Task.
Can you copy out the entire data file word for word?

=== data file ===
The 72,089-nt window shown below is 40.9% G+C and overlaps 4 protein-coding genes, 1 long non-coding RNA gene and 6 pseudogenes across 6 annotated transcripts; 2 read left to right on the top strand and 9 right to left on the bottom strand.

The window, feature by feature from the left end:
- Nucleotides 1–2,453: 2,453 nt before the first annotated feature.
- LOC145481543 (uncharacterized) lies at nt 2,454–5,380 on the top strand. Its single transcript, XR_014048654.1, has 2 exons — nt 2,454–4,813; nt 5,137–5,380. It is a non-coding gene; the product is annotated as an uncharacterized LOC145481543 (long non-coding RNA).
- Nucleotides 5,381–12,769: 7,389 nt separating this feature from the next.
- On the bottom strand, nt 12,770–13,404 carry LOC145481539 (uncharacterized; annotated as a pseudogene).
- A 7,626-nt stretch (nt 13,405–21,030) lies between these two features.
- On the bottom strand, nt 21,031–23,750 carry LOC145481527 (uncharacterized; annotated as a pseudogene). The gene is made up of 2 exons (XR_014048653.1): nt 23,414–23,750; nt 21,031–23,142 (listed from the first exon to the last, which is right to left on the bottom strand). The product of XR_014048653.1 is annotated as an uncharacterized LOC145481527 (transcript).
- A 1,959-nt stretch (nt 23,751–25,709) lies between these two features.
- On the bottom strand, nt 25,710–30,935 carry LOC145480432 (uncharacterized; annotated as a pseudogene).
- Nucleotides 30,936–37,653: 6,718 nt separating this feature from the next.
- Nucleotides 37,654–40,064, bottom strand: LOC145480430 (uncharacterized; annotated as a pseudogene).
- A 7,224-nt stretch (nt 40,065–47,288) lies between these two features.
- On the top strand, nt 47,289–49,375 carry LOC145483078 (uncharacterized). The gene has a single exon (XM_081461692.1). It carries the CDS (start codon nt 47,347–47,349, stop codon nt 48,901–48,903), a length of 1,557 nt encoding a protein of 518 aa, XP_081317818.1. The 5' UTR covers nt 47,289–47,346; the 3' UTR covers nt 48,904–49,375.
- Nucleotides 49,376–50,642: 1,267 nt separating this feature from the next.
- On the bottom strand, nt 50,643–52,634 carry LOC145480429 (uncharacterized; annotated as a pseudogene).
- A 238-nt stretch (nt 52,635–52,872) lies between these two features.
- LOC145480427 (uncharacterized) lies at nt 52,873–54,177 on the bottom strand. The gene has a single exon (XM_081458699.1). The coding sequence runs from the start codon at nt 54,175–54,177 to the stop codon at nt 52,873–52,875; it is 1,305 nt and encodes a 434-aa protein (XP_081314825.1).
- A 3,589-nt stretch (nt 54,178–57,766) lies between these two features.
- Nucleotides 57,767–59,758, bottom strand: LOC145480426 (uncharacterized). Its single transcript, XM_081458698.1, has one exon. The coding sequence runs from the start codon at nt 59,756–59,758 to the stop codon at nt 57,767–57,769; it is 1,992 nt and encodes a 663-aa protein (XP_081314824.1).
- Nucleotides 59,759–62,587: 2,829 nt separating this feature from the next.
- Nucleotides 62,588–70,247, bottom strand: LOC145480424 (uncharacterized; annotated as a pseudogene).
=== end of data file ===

The 72,089-nt window shown below is 40.9% G+C and overlaps 4 protein-coding genes, 1 long non-coding RNA gene and 6 pseudogenes across 6 annotated transcripts; 2 read left to right on the top strand and 9 right to left on the bottom strand.

The window, feature by feature from the left end:
- Nucleotides 1–2,453: 2,453 nt before the first annotated feature.
- LOC145481543 (uncharacterized) lies at nt 2,454–5,380 on the top strand. Its single transcript, XR_014048654.1, has 2 exons — nt 2,454–4,813; nt 5,137–5,380. It is a non-coding gene; the product is annotated as an uncharacterized LOC145481543 (long non-coding RNA).
- Nucleotides 5,381–12,769: 7,389 nt separating this feature from the next.
- On the bottom strand, nt 12,770–13,404 carry LOC145481539 (uncharacterized; annotated as a pseudogene).
- A 7,626-nt stretch (nt 13,405–21,030) lies between these two features.
- On the bottom strand, nt 21,031–23,750 carry LOC145481527 (uncharacterized; annotated as a pseudogene). The gene is made up of 2 exons (XR_014048653.1): nt 23,414–23,750; nt 21,031–23,142 (listed from the first exon to the last, which is right to left on the bottom strand). The product of XR_014048653.1 is annotated as an uncharacterized LOC145481527 (transcript).
- A 1,959-nt stretch (nt 23,751–25,709) lies between these two features.
- On the bottom strand, nt 25,710–30,935 carry LOC145480432 (uncharacterized; annotated as a pseudogene).
- Nucleotides 30,936–37,653: 6,718 nt separating this feature from the next.
- Nucleotides 37,654–40,064, bottom strand: LOC145480430 (uncharacterized; annotated as a pseudogene).
- A 7,224-nt stretch (nt 40,065–47,288) lies between these two features.
- On the top strand, nt 47,289–49,375 carry LOC145483078 (uncharacterized). The gene has a single exon (XM_081461692.1). It carries the CDS (start codon nt 47,347–47,349, stop codon nt 48,901–48,903), a length of 1,557 nt encoding a protein of 518 aa, XP_081317818.1. The 5' UTR covers nt 47,289–47,346; the 3' UTR covers nt 48,904–49,375.
- Nucleotides 49,376–50,642: 1,267 nt separating this feature from the next.
- On the bottom strand, nt 50,643–52,634 carry LOC145480429 (uncharacterized; annotated as a pseudogene).
- A 238-nt stretch (nt 52,635–52,872) lies between these two features.
- LOC145480427 (uncharacterized) lies at nt 52,873–54,177 on the bottom strand. The gene has a single exon (XM_081458699.1). The coding sequence runs from the start codon at nt 54,175–54,177 to the stop codon at nt 52,873–52,875; it is 1,305 nt and encodes a 434-aa protein (XP_081314825.1).
- A 3,589-nt stretch (nt 54,178–57,766) lies between these two features.
- Nucleotides 57,767–59,758, bottom strand: LOC145480426 (uncharacterized). Its single transcript, XM_081458698.1, has one exon. The coding sequence runs from the start codon at nt 59,756–59,758 to the stop codon at nt 57,767–57,769; it is 1,992 nt and encodes a 663-aa protein (XP_081314824.1).
- Nucleotides 59,759–62,587: 2,829 nt separating this feature from the next.
- Nucleotides 62,588–70,247, bottom strand: LOC145480424 (uncharacterized; annotated as a pseudogene).